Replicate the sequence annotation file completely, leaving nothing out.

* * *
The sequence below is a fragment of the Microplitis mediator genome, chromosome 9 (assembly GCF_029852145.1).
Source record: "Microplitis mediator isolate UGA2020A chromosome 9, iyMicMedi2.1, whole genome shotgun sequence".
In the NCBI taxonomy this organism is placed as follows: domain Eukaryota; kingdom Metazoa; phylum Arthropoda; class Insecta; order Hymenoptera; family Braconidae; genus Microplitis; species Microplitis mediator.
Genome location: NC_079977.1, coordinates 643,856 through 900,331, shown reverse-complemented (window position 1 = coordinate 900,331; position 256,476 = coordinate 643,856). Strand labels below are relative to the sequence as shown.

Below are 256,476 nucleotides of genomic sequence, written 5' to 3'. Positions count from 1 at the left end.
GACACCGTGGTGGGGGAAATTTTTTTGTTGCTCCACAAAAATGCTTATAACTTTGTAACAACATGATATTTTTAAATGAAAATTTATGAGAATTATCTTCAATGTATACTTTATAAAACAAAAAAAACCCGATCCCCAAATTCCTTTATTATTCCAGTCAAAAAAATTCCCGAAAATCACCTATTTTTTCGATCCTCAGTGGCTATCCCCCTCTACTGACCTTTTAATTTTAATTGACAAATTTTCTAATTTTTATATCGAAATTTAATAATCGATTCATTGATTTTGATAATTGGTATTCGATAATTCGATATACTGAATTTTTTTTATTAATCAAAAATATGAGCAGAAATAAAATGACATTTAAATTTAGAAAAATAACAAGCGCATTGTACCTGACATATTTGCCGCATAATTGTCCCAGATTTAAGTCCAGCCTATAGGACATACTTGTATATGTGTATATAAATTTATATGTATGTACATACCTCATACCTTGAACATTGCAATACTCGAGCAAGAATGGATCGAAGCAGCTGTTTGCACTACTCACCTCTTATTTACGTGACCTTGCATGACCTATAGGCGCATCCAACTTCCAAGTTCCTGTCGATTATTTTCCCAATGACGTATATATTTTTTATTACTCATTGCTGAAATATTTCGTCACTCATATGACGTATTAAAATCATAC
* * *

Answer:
The sequence below is a fragment of the Microplitis mediator genome, chromosome 9 (assembly GCF_029852145.1).
Source record: "Microplitis mediator isolate UGA2020A chromosome 9, iyMicMedi2.1, whole genome shotgun sequence".
In the NCBI taxonomy this organism is placed as follows: domain Eukaryota; kingdom Metazoa; phylum Arthropoda; class Insecta; order Hymenoptera; family Braconidae; genus Microplitis; species Microplitis mediator.
Genome location: NC_079977.1, coordinates 643,856 through 900,331, shown reverse-complemented (window position 1 = coordinate 900,331; position 256,476 = coordinate 643,856). Strand labels below are relative to the sequence as shown.

Below are 256,476 nucleotides of genomic sequence, written 5' to 3'. Positions count from 1 at the left end.
GACACCGTGGTGGGGGAAATTTTTTTGTTGCTCCACAAAAATGCTTATAACTTTGTAACAACATGATATTTTTAAATGAAAATTTATGAGAATTATCTTCAATGTATACTTTATAAAACAAAAAAAACCCGATCCCCAAATTCCTTTATTATTCCAGTCAAAAAAATTCCCGAAAATCACCTATTTTTTCGATCCTCAGTGGCTATCCCCCTCTACTGACCTTTTAATTTTAATTGACAAATTTTCTAATTTTTATATCGAAATTTAATAATCGATTCATTGATTTTGATAATTGGTATTCGATAATTCGATATACTGAATTTTTTTTATTAATCAAAAATATGAGCAGAAATAAAATGACATTTAAATTTAGAAAAATAACAAGCGCATTGTACCTGACATATTTGCCGCATAATTGTCCCAGATTTAAGTCCAGCCTATAGGACATACTTGTATATGTGTATATAAATTTATATGTATGTACATACCTCATACCTTGAACATTGCAATACTCGAGCAAGAATGGATCGAAGCAGCTGTTTGCACTACTCACCTCTTATTTACGTGACCTTGCATGACCTATAGGCGCATCCAACTTCCAAGTTCCTGTCGATTATTTTCCCAATGACGTATATATTTTTTATTACTCATTGCTGAAATATTTCGTCACTCATATGACGTATTAAAATCATAC